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How to ride a time trial: 10 steps to TT success

How to ride a time trial: 10 steps to TT success

A time-trial is bike racing at its simplest – just you, the bike and the clock. But don’t confuse simple with easy. There are no…

Tuesday, May 04

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A time-trial is bike racing at its simplest – just you, the bike and the clock. But don’t confuse simple with easy.

There are no wheels to follow, no pack to hide in, and it hurts from the moment the starter shouts “Go!” to the moment you cross the line. So let’s look at how to get better at time trialling.

The TT offers a different kind of satisfaction to bunch racing. Nobody sits on your wheel then jumps out to beat you in the last 100m. Barring a mechanical or a sudden change in the wind, the best rider wins, but more than that it’s a pure test of your ability to ride a bike fast.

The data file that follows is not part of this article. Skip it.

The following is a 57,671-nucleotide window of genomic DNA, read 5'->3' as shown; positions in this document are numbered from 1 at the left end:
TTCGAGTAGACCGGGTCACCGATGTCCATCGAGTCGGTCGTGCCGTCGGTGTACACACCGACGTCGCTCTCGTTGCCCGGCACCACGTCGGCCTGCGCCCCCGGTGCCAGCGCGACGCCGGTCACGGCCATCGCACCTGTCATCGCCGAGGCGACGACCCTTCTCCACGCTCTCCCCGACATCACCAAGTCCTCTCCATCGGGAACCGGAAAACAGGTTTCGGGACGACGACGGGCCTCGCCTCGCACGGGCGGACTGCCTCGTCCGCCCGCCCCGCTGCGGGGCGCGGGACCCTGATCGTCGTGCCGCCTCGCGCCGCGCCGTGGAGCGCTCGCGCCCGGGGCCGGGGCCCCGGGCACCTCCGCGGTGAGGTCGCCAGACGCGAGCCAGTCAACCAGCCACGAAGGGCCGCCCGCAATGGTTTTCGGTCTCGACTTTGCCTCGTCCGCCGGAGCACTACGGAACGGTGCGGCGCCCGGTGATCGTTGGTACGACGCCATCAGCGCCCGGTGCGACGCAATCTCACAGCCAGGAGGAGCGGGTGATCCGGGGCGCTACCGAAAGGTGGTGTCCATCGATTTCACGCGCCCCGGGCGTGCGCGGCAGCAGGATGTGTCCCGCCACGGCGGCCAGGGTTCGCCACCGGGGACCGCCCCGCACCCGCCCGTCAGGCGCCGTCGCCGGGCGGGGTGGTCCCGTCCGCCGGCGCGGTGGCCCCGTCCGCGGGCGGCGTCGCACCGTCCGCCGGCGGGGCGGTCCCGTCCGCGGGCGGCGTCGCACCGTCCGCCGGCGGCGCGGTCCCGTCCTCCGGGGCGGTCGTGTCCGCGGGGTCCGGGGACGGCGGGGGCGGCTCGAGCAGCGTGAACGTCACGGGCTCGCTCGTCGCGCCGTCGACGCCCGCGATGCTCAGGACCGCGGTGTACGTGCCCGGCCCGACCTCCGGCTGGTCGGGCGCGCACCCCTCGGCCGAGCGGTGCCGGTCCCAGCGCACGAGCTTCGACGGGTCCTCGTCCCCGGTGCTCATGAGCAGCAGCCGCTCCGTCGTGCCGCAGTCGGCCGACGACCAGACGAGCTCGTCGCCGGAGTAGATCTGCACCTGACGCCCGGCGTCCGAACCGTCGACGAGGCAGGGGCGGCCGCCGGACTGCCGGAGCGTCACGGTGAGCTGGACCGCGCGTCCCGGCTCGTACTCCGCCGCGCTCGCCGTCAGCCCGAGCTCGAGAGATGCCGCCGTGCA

Finish your first time-trial and, when you’ve wiped the sweat from your eyes, most riders will have the same thought: “I want to go faster!” 1. Learn to hide from the wind

All the bling kit in the world won’t make you go faster if your body acts like a giant air brake.

“The rider makes up over 80 per cent of the frontal area,” says Chris Boardman, arguably Britain’s best ever TT rider, “and at any reasonable speed 90 per cent of the energy you produce goes into overcoming wind resistance.” Cut that resistance and you’ll go faster.

Keen riders can head for a wind tunnel for guidance, or you can put your TT or road bike on a turbo trainer or set of rollers in front of a full-length mirror to tweak your bike position […]

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